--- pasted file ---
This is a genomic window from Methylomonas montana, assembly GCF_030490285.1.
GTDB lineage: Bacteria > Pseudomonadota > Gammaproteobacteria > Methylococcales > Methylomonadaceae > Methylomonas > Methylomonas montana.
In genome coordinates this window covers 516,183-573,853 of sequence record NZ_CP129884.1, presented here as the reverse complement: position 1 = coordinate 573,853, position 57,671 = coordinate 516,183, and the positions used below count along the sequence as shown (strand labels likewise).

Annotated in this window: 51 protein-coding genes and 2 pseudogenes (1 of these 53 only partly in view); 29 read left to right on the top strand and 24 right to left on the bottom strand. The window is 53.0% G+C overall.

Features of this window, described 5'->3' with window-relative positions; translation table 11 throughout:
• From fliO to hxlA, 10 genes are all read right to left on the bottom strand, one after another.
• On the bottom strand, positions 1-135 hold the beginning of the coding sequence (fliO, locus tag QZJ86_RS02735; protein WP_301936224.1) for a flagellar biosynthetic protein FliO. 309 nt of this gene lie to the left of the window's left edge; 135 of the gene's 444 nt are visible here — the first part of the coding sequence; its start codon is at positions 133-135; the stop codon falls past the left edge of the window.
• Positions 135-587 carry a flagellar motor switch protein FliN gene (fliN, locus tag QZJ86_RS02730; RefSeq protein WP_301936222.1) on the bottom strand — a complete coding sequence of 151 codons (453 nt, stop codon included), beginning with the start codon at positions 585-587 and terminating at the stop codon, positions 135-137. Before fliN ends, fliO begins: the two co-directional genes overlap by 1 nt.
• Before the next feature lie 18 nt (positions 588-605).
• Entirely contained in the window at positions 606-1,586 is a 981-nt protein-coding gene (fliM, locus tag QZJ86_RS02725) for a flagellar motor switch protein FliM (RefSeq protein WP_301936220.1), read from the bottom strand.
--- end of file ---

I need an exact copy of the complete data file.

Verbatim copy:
This is a genomic window from Methylomonas montana, assembly GCF_030490285.1.
GTDB lineage: Bacteria > Pseudomonadota > Gammaproteobacteria > Methylococcales > Methylomonadaceae > Methylomonas > Methylomonas montana.
In genome coordinates this window covers 516,183-573,853 of sequence record NZ_CP129884.1, presented here as the reverse complement: position 1 = coordinate 573,853, position 57,671 = coordinate 516,183, and the positions used below count along the sequence as shown (strand labels likewise).

Annotated in this window: 51 protein-coding genes and 2 pseudogenes (1 of these 53 only partly in view); 29 read left to right on the top strand and 24 right to left on the bottom strand. The window is 53.0% G+C overall.

Features of this window, described 5'->3' with window-relative positions; translation table 11 throughout:
• From fliO to hxlA, 10 genes are all read right to left on the bottom strand, one after another.
• On the bottom strand, positions 1-135 hold the beginning of the coding sequence (fliO, locus tag QZJ86_RS02735; protein WP_301936224.1) for a flagellar biosynthetic protein FliO. 309 nt of this gene lie to the left of the window's left edge; 135 of the gene's 444 nt are visible here — the first part of the coding sequence; its start codon is at positions 133-135; the stop codon falls past the left edge of the window.
• Positions 135-587 carry a flagellar motor switch protein FliN gene (fliN, locus tag QZJ86_RS02730; RefSeq protein WP_301936222.1) on the bottom strand — a complete coding sequence of 151 codons (453 nt, stop codon included), beginning with the start codon at positions 585-587 and terminating at the stop codon, positions 135-137. Before fliN ends, fliO begins: the two co-directional genes overlap by 1 nt.
• Before the next feature lie 18 nt (positions 588-605).
• Entirely contained in the window at positions 606-1,586 is a 981-nt protein-coding gene (fliM, locus tag QZJ86_RS02725) for a flagellar motor switch protein FliM (RefSeq protein WP_301936220.1), read from the bottom strand.